Paasonen dicusses the development of online porn, focusing on the figure of the porn consumer, and considers user-generated content and amateur porn. She maps out the modality of online porn as hyperbolic, excessive, stylized, and repetitive, arguing that literal readings of the genre misunderstand its dynamics and appeal. And she analyzes viral videos and extreme and shock pornogaphy, arguing for the centrality of disgust and shame in the affective dynamics of porn. Paasonen's analysis makes clear the crucial role of media technologies—digital production tools and networked communications in particular—in the forms that porn takes, the resonances it stirs, and the experiences it makes possible.

    • Hardcover $40.00 £32.00

Contributor

  • Writing and Unwriting (Media) Art History

    Writing and Unwriting (Media) Art History

    Erkki Kurenniemi in 2048

    Joasia Krysa and Jussi Parikka

    A critical mapping of the multiplicities of Finnish artist and technology pioneer Erkki Kurenniemi—composer of electronic music, experimental filmmaker, inventor, collector, futurologist.

    Over the past forty years, Finnish artist and technology pioneer Erkki Kurenniemi (b. 1941) has been a composer of electronic music, experimental filmmaker, computer animator, roboticist, inventor, and futurologist. Kurenniemi is a hybrid—a scientist-humanist-artist. Relatively unknown outside Nordic countries until his 2012 Documenta 13 exhibition, ”In 2048,” Kurenniemi may at last be achieving international recognition. This book offers an excavation, a critical mapping, and an elaboration of Kurenniemi's multiplicities.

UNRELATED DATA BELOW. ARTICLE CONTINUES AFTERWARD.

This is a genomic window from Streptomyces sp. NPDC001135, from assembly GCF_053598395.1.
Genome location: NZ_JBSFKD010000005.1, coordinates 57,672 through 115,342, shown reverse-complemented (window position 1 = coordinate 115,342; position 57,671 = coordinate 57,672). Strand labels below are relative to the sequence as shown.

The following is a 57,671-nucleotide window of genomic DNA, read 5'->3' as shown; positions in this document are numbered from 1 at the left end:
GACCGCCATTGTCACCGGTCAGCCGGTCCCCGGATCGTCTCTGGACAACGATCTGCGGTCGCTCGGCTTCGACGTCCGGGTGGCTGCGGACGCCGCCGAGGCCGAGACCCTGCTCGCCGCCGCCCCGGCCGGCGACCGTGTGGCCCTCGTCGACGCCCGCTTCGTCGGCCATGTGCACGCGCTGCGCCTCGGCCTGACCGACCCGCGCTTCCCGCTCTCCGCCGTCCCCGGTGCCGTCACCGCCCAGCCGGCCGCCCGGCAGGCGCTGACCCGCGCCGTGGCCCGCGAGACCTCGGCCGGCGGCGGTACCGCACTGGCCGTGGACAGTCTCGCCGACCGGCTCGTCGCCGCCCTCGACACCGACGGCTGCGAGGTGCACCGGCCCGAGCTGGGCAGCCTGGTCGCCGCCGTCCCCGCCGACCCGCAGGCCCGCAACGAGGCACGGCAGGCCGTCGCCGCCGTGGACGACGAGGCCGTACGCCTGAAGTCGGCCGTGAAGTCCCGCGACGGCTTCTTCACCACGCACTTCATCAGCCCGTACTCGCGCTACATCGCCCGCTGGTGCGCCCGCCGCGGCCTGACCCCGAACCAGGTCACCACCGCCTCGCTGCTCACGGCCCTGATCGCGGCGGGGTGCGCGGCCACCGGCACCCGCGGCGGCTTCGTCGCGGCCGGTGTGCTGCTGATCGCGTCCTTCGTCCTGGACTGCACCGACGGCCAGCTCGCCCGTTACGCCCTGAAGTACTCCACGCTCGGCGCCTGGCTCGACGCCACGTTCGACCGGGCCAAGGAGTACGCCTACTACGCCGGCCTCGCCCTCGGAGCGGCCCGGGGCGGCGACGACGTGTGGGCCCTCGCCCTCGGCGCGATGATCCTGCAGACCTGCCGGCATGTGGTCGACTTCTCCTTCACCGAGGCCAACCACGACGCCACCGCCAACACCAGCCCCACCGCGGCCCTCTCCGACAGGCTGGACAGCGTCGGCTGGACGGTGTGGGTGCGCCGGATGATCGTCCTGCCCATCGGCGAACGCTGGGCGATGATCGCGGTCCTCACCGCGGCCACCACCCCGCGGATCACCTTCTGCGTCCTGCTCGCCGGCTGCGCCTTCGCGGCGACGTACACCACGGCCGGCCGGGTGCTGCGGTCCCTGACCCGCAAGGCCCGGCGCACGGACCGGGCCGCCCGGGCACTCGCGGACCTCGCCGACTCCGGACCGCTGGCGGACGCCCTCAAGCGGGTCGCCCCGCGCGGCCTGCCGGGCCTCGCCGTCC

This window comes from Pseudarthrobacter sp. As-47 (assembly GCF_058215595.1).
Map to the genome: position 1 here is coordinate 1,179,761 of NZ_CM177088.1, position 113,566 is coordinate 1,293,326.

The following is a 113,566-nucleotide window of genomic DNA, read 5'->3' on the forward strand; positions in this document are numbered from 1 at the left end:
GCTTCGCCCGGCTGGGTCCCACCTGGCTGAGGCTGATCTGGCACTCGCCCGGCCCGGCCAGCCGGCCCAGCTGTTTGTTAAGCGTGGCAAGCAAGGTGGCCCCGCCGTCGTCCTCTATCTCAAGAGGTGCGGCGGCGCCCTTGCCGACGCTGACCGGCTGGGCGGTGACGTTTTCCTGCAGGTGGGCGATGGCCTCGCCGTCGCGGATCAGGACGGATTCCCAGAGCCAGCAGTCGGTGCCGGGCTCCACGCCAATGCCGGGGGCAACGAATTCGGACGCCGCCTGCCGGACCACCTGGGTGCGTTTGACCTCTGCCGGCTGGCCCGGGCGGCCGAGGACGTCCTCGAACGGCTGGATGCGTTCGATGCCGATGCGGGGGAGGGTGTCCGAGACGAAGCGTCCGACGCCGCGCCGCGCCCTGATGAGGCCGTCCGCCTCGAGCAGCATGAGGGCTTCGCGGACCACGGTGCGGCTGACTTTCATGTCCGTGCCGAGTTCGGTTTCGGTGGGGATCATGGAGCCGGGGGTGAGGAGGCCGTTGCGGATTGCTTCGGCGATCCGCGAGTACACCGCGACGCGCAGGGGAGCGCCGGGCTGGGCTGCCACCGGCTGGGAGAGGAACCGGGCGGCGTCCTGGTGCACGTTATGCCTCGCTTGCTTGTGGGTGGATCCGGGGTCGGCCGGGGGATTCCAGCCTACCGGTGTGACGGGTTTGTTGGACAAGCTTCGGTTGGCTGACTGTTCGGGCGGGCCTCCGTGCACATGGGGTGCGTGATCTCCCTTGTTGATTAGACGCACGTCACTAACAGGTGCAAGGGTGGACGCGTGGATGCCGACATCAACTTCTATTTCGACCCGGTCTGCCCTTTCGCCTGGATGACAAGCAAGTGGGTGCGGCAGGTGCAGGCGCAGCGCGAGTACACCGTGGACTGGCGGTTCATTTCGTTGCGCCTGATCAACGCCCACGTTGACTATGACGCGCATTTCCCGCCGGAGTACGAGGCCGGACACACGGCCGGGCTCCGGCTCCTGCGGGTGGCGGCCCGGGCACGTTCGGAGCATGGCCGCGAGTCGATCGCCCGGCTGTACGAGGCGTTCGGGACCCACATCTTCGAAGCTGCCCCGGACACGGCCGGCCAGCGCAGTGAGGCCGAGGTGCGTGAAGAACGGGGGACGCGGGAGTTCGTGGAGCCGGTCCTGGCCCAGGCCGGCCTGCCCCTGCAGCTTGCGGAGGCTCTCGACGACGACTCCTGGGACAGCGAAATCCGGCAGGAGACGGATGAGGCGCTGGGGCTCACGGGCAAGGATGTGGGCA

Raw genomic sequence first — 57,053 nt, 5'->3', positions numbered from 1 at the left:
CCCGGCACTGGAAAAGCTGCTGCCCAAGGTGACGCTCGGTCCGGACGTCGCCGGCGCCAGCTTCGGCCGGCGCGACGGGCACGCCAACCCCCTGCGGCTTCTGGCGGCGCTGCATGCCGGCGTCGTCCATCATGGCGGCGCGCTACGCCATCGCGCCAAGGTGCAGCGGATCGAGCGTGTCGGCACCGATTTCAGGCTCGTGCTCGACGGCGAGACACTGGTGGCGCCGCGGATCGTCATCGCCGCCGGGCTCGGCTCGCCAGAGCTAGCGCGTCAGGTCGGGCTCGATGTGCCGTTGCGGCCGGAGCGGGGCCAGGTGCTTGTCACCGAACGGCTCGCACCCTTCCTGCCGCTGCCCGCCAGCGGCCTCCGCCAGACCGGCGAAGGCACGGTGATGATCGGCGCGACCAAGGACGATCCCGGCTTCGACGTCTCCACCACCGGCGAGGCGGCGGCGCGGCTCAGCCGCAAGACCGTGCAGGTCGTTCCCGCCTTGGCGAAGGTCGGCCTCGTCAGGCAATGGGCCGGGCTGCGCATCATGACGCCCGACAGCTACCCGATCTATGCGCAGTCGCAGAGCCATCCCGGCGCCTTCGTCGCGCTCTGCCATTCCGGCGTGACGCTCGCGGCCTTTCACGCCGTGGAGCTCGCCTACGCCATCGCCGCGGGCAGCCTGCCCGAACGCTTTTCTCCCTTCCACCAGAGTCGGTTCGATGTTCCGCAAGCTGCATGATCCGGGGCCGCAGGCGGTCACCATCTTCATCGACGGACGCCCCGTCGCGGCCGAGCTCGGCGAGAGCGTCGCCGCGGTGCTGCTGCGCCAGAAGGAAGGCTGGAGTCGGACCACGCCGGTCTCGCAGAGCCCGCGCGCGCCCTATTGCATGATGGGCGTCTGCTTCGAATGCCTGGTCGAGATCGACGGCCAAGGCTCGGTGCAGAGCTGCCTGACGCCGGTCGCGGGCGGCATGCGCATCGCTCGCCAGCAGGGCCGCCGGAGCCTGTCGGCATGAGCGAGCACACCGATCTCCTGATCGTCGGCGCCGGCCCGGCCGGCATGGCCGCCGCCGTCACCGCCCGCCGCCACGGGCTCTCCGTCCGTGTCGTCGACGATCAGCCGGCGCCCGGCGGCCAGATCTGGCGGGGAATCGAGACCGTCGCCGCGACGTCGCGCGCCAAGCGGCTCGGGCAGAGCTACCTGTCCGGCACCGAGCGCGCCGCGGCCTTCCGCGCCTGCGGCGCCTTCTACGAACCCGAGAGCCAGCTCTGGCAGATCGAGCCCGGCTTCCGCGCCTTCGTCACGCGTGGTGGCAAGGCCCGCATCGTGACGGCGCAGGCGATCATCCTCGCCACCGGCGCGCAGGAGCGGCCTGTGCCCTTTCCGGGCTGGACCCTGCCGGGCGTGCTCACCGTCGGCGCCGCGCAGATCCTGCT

The contributors describe Kurenniemi's enthusiastic, and rather obsessive, recording of everyday life and how this archiving was part of his process; his exploratory artistic practice, with productive failure an inherent part of his method; his relationship to scientific and technological developments in media culture; and his work in electronic and digital music, including his development of automated composition systems and his “video-organ,” DIMI-O. A “Visual Archive,” a section of interviews with the artist, and a selection of his original writings (translated and published for the first time) further document Kurenniemi's achievements. But the book is not just about one artist in his time; it is about emerging media arts, interfaces, and archival fever in creative practices, read through the lens of Kurenniemi.

    • Hardcover $50.00 £40.00